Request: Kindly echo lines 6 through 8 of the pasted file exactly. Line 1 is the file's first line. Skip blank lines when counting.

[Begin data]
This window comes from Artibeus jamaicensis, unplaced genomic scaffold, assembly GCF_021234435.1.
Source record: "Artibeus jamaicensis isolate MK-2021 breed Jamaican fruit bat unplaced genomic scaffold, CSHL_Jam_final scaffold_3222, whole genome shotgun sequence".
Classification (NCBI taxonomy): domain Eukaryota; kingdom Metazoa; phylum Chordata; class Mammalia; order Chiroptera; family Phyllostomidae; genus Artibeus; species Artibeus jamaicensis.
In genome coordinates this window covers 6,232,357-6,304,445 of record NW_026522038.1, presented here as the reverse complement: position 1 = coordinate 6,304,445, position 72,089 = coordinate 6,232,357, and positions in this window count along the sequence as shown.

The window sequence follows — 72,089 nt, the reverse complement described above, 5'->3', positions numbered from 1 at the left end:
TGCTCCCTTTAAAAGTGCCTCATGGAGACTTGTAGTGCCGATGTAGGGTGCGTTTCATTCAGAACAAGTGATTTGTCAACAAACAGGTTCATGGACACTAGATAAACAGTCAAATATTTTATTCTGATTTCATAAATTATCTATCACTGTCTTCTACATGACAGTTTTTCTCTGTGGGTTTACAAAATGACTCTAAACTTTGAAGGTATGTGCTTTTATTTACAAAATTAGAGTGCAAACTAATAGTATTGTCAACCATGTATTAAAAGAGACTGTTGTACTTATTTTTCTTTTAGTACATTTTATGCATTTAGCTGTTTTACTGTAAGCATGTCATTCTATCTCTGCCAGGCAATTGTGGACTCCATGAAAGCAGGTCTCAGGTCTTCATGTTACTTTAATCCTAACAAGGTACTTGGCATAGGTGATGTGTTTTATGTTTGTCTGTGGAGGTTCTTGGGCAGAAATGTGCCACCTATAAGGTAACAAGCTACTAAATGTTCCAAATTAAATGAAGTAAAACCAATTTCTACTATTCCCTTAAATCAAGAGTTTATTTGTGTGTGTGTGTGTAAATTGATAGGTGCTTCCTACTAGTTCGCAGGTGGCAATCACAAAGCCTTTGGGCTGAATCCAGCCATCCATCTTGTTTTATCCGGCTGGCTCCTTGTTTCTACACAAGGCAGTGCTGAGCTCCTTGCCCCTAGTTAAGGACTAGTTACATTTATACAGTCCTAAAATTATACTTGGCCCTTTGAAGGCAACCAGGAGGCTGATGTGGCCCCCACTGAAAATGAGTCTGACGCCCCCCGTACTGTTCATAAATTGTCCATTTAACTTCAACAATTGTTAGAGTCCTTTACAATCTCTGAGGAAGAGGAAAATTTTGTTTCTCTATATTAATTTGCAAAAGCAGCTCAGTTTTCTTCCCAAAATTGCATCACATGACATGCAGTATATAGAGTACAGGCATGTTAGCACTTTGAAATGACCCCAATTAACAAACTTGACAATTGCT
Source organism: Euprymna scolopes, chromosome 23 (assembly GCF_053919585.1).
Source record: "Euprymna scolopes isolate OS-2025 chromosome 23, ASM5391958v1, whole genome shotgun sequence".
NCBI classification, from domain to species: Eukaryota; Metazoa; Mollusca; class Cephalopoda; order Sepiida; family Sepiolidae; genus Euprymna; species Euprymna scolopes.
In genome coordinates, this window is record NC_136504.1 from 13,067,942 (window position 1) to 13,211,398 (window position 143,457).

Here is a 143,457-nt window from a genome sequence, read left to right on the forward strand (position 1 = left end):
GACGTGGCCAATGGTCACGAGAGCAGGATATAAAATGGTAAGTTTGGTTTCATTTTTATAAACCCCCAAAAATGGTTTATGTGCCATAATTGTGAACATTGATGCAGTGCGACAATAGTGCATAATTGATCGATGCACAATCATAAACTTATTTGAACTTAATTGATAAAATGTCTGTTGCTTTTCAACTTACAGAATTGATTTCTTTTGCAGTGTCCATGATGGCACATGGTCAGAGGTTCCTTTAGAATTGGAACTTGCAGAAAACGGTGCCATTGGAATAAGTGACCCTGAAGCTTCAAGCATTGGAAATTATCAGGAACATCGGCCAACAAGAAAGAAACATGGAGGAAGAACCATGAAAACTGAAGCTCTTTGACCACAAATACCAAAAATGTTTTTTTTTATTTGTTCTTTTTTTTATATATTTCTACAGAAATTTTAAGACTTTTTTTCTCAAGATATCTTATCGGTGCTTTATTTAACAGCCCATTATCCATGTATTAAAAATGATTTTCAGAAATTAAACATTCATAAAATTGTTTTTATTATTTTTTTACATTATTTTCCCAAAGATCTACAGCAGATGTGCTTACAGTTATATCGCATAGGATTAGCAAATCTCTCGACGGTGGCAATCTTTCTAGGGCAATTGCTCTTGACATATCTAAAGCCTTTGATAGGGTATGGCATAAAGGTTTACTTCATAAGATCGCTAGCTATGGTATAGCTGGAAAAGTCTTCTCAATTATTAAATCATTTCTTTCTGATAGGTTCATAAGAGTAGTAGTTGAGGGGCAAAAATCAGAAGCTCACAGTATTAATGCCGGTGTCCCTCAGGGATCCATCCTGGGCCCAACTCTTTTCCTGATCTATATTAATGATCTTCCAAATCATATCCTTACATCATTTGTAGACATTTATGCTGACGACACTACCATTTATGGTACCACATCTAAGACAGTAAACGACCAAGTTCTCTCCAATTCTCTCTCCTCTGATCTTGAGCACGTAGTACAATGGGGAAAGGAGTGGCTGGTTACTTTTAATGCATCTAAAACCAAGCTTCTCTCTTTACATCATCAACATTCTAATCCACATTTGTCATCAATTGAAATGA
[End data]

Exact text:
TGCTCCCTTTAAAAGTGCCTCATGGAGACTTGTAGTGCCGATGTAGGGTGCGTTTCATTCAGAACAAGTGATTTGTCAACAAACAGGTTCATGGACACTAGATAAACAGTCAAATATTTTATTCTGATTTCATAAATTATCTATCACTGTCTTCTACATGACAGTTTTTCTCTGTGGGTTTACAAAATGACTCTAAACTTTGAAGGTATGTGCTTTTATTTACAAAATTAGAGTGCAAACTAATAGTATTGTCAACCATGTATTAAAAGAGACTGTTGTACTTATTTTTCTTTTAGTACATTTTATGCATTTAGCTGTTTTACTGTAAGCATGTCATTCTATCTCTGCCAGGCAATTGTGGACTCCATGAAAGCAGGTCTCAGGTCTTCATGTTACTTTAATCCTAACAAGGTACTTGGCATAGGTGATGTGTTTTATGTTTGTCTGTGGAGGTTCTTGGGCAGAAATGTGCCACCTATAAGGTAACAAGCTACTAAATGTTCCAAATTAAATGAAGTAAAACCAATTTCTACTATTCCCTTAAATCAAGAGTTTATTTGTGTGTGTGTGTGTAAATTGATAGGTGCTTCCTACTAGTTCGCAGGTGGCAATCACAAAGCCTTTGGGCTGAATCCAGCCATCCATCTTGTTTTATCCGGCTGGCTCCTTGTTTCTACACAAGGCAGTGCTGAGCTCCTTGCCCCTAGTTAAGGACTAGTTACATTTATACAGTCCTAAAATTATACTTGGCCCTTTGAAGGCAACCAGGAGGCTGATGTGGCCCCCACTGAAAATGAGTCTGACGCCCCCCGTACTGTTCATAAATTGTCCATTTAACTTCAACAATTGTTAGAGTCCTTTACAATCTCTGAGGAAGAGGAAAATTTTGTTTCTCTATATTAATTTGCAAAAGCAGCTCAGTTTTCTTCCCAAAATTGCATCACATGACATGCAGTATATAGAGTACAGGCATGTTAGCACTTTGAAATGACCCCAATTAACAAACTTGACAATTGCT
Source organism: Euprymna scolopes, chromosome 23 (assembly GCF_053919585.1).
Source record: "Euprymna scolopes isolate OS-2025 chromosome 23, ASM5391958v1, whole genome shotgun sequence".